Etymology
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resultant (n.)

mid-15c., in mathematics, "the total or sum, the sum of an addition or product of a multiplication," from Medieval Latin resultantem (nominative resultans), present participle of resultare "to result" (see result (v.)). Sense in mechanics is from 1815.

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resultant (adj.)

"existing or following as a consequence, resulting," 1630s, from resultant (adj.) and from Medieval Latin resultantem (nominative resultans), present participle of resultare "to result" (see result (v.)).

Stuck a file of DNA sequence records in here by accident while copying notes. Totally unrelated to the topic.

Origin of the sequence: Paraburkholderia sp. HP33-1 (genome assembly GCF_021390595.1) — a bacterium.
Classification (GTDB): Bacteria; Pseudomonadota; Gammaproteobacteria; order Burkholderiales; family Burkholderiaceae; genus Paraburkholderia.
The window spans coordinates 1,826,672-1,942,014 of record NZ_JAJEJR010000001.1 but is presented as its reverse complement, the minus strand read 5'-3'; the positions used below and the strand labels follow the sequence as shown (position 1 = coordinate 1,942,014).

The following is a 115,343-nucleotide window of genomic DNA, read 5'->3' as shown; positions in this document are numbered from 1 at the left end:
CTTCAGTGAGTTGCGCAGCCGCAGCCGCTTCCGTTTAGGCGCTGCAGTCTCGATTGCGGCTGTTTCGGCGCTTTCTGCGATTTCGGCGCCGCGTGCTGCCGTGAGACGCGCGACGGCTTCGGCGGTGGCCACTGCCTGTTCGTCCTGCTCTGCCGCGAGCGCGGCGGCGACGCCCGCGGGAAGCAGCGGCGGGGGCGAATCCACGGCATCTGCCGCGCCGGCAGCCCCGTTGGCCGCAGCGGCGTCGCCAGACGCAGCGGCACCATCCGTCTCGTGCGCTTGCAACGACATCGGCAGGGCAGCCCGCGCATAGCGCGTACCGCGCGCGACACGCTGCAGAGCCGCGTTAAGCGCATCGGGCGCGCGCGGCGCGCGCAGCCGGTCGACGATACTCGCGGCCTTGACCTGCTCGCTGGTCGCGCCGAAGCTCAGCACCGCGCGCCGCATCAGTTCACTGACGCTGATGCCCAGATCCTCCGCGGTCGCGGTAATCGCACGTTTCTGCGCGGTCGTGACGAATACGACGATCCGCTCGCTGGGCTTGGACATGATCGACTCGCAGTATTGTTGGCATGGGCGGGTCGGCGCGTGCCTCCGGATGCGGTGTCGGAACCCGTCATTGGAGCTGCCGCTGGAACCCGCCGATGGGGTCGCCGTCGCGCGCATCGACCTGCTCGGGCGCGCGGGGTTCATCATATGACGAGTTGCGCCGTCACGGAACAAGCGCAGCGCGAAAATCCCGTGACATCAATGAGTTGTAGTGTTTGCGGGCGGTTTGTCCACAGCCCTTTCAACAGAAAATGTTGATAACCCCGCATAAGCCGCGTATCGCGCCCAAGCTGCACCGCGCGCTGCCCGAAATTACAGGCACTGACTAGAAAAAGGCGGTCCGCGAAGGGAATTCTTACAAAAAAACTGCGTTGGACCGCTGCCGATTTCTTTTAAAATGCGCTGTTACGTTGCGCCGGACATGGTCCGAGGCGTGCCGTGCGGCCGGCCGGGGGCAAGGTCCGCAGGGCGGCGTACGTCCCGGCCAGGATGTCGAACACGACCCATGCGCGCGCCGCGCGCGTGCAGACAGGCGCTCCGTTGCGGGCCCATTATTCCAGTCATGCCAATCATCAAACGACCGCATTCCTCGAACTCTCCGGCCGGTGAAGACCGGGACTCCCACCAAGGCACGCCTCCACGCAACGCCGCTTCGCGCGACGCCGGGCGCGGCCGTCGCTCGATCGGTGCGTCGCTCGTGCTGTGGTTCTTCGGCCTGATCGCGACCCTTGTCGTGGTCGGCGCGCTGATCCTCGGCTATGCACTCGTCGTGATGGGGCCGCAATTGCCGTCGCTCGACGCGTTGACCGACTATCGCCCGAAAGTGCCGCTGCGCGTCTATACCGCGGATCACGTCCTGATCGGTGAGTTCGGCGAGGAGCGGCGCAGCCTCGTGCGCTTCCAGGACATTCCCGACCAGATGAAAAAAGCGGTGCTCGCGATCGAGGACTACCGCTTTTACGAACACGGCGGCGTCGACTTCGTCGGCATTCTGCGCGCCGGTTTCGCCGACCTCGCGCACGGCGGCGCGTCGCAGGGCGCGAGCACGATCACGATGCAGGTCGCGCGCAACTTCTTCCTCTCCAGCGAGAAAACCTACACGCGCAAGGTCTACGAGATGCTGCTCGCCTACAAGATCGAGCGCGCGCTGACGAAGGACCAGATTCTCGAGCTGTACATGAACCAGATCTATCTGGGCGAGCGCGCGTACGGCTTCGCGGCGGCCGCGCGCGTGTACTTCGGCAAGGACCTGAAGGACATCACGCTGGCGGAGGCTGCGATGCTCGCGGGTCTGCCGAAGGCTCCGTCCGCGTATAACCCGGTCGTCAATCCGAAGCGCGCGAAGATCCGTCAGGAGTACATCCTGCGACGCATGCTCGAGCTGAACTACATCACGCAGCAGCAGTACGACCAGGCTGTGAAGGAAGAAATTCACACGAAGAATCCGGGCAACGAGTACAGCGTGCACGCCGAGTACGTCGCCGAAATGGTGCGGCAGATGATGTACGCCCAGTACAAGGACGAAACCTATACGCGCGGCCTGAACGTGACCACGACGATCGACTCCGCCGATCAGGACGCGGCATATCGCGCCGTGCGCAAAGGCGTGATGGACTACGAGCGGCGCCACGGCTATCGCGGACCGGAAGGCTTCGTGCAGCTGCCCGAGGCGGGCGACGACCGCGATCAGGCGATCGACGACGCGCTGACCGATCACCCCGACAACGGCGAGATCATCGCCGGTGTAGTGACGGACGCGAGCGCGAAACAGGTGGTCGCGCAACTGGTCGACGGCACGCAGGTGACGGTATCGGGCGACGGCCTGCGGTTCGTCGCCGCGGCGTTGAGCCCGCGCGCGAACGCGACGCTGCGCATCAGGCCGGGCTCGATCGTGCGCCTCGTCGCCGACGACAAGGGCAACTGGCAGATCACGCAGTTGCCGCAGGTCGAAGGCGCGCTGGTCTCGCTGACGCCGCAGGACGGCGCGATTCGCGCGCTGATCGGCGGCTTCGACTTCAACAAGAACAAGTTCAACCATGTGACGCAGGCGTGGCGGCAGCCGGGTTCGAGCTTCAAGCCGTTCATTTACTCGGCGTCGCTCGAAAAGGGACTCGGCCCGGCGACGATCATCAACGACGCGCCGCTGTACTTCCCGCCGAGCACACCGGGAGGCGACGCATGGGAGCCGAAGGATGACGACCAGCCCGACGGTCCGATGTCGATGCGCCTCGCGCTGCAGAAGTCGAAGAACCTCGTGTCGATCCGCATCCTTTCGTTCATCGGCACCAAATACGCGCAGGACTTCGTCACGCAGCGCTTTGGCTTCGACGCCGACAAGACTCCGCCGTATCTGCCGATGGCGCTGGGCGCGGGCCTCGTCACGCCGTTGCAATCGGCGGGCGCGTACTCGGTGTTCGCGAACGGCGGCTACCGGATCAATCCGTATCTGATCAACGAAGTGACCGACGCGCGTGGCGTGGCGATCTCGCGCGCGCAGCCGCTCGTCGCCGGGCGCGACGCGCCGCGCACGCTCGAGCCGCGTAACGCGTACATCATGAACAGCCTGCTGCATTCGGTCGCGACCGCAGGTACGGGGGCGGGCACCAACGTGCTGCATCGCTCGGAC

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outspoken (adj.)

"given to speaking freely, candid, free or bold of speech," 1808, originally Scottish, from out- + -spoken. According to OED, the past participle "has here a resultant force, as in 'well spoken', 'well read'." Related: Outspokenly; outspokenness. Earlier was outspeaking, in reference to the voice, "loud, resonant" (mid-15c.).

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